It is sobering when we think about the alarming statistics around the claim that a significant indicator of health outcomes is based on zip codes. It is sobering to recognize the deep health and health care disparities, and increased incidents of mortality that exist between communities divided along racial and socioeconomic lines. It is sobering when we remind ourselves that behind these stark, impersonal statistics are very real people in very real communities to whom those of us working in these areas have very real responsibilities. This is where Ramsey’s work on agape love has been influential in shaping my thought on these matters. His work, Basic Christian Ethics, emphasized the importance of “neighborly love.” Ramsey describes the meaning of this love as a “disinterested love of neighbor” for her or his own sake. It seeks to uncover or identify the neighbor in people we meet having deep regard and concern for them.
One of the major themes Ramsey develops on the basis of neighborly-love is the role of agape in the creation and preservation of community. Though they disagreed on a few other important matters, it is undeniable that the influence of Ramsey on Dr. Martin Luther King, Jr., a significant theologian of my tradition, was most profound on this point. King’s understanding of love, his commitment to the idea of a Beloved Community, and his working towards this goal was deeply informed by Ramsey’s work along with other significant sources. Agape love means we have some responsibilities for each other. Even if, the extent of these responsibilities are not always clear. Martin Luther King, Jr. said, “We are caught in an inescapable network of mutuality.” We live in a shared world house as indicated in the title of the last chapter of King’s book, Where Do We Go From Here: Chaos or Community? In some ways, this is our question isn’t it? Where do we go from here? Those of us who have embraced the legacy of Ramsey, those of us who have challenged him and been challenged by him, where do we go from here? Taking seriously Ramsey’s claim that human life is both a gift and a trust, and his work on neighborly love, provides grounds for asking broader questions with respect to our work in bioethics. I hope the legacy of Ramsey might help us reimagine our collective work together.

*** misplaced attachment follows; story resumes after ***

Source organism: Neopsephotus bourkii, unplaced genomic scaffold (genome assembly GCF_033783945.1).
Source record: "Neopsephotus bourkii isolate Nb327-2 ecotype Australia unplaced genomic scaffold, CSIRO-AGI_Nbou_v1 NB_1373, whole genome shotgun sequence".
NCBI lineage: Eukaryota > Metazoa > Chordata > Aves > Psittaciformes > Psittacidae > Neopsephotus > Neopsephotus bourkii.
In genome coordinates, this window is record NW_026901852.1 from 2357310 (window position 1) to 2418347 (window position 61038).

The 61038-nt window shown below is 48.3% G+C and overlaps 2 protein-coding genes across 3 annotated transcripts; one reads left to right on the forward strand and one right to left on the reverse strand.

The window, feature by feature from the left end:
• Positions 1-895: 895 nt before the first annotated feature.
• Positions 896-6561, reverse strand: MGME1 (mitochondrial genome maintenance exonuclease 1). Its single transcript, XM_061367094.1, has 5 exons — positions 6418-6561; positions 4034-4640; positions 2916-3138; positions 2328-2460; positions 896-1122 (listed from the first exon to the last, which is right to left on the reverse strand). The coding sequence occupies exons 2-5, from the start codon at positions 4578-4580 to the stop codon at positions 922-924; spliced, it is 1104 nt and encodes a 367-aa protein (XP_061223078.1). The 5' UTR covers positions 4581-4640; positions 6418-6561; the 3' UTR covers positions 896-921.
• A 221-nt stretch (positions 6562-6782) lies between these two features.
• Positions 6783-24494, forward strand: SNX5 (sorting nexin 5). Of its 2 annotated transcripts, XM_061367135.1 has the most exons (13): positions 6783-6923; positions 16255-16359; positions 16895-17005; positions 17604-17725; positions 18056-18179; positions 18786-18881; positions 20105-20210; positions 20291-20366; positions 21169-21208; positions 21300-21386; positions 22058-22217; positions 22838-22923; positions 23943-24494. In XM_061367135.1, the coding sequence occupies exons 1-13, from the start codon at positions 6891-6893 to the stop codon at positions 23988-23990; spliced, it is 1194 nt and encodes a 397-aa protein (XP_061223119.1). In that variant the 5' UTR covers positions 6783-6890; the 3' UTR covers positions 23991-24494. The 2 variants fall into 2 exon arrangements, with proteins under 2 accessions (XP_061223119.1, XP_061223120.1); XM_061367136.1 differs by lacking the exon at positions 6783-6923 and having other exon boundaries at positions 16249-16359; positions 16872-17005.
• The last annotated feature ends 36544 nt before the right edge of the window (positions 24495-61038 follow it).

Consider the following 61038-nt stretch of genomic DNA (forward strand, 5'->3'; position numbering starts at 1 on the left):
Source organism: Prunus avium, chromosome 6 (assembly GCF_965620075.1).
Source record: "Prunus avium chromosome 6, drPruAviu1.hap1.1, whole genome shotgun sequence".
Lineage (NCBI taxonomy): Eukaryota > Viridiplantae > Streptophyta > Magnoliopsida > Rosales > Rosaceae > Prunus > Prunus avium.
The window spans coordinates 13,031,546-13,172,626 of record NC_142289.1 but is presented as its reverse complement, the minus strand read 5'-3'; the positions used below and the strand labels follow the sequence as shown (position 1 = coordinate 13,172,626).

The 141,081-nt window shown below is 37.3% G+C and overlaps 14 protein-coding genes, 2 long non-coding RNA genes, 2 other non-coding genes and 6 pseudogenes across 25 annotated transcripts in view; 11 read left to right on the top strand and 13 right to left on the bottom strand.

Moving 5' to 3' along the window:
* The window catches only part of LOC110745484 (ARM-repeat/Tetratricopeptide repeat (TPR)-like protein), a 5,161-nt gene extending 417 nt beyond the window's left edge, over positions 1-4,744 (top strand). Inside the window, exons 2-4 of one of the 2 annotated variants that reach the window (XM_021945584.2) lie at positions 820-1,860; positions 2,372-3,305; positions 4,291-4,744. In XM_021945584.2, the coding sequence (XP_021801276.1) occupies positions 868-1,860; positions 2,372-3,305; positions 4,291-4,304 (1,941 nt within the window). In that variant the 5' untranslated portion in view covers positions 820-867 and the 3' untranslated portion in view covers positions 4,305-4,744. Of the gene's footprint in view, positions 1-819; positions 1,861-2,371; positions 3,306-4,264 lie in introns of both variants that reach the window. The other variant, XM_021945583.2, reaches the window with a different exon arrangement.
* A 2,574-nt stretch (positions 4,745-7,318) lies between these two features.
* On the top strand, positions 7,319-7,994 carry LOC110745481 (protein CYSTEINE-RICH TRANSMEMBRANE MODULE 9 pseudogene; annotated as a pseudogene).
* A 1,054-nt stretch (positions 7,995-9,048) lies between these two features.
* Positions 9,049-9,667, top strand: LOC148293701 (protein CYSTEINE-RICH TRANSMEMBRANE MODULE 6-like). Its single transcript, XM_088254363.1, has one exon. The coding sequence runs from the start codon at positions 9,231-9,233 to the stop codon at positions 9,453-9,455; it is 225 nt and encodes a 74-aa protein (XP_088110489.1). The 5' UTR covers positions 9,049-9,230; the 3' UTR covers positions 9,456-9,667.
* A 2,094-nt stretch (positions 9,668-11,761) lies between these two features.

It will be hard work, and sometimes it’ll be uncomfortable work. But it is our work nonetheless. As a very young kid I remember when a family friend, Mr. T. (not to be confused with the 1980’s “I pity the fool” Mr. T.) built a storage unit in our back yard during the scorching heat of an Alabama summer. He allowed me to help periodically by bringing nails and small pieces of wood. As the guy with whom he was working took a break by sitting under a large pecan tree, he told me to go get him before he got “shade poisoning.” I did as instructed. But I could not shake the deep grip of concern I had about this thing called “shade poisoning” – wondering if I had it, and if I did, how might I get rid of it since I too had spent a lot of time under that tree. I finally mustered up the courage to ask Mr. T. what was “shade poisoning”? He looked at me, put his hand on my shoulder, and said, “Son, shade poisoning ain’t nothing but laziness. But don’t you worry about that, come on we have work to do.” Mr. T’s words still resonate with me after all of these years. Perhaps they can resonate with you. There is much work to be done in the world of bioethics. May it not be said of us that we suffer from “shade poisoning” in our collective work together towards a beloved community. Thank you for this very special honor. I am deeply grateful.